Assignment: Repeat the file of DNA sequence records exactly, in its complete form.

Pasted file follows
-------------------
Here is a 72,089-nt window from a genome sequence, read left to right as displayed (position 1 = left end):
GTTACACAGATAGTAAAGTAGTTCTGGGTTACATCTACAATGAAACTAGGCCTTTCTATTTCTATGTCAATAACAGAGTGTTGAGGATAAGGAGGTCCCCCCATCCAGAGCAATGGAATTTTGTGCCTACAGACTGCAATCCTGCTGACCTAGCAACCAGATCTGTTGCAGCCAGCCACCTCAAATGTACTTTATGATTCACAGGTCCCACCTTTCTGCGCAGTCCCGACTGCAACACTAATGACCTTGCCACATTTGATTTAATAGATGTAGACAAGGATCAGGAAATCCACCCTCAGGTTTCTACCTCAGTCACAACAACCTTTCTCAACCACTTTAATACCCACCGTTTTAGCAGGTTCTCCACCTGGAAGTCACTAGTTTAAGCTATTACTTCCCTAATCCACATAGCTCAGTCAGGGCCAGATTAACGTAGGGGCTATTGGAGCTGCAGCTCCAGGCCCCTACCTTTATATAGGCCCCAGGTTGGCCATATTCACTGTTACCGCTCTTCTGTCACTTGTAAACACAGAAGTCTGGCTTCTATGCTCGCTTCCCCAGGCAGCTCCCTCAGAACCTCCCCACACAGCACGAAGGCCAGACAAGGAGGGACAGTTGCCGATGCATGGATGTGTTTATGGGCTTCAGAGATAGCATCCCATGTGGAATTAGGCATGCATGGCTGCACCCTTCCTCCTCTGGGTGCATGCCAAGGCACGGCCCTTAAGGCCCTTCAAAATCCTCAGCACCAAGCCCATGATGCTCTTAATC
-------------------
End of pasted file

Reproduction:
Here is a 72,089-nt window from a genome sequence, read left to right as displayed (position 1 = left end):
GTTACACAGATAGTAAAGTAGTTCTGGGTTACATCTACAATGAAACTAGGCCTTTCTATTTCTATGTCAATAACAGAGTGTTGAGGATAAGGAGGTCCCCCCATCCAGAGCAATGGAATTTTGTGCCTACAGACTGCAATCCTGCTGACCTAGCAACCAGATCTGTTGCAGCCAGCCACCTCAAATGTACTTTATGATTCACAGGTCCCACCTTTCTGCGCAGTCCCGACTGCAACACTAATGACCTTGCCACATTTGATTTAATAGATGTAGACAAGGATCAGGAAATCCACCCTCAGGTTTCTACCTCAGTCACAACAACCTTTCTCAACCACTTTAATACCCACCGTTTTAGCAGGTTCTCCACCTGGAAGTCACTAGTTTAAGCTATTACTTCCCTAATCCACATAGCTCAGTCAGGGCCAGATTAACGTAGGGGCTATTGGAGCTGCAGCTCCAGGCCCCTACCTTTATATAGGCCCCAGGTTGGCCATATTCACTGTTACCGCTCTTCTGTCACTTGTAAACACAGAAGTCTGGCTTCTATGCTCGCTTCCCCAGGCAGCTCCCTCAGAACCTCCCCACACAGCACGAAGGCCAGACAAGGAGGGACAGTTGCCGATGCATGGATGTGTTTATGGGCTTCAGAGATAGCATCCCATGTGGAATTAGGCATGCATGGCTGCACCCTTCCTCCTCTGGGTGCATGCCAAGGCACGGCCCTTAAGGCCCTTCAAAATCCTCAGCACCAAGCCCATGATGCTCTTAATC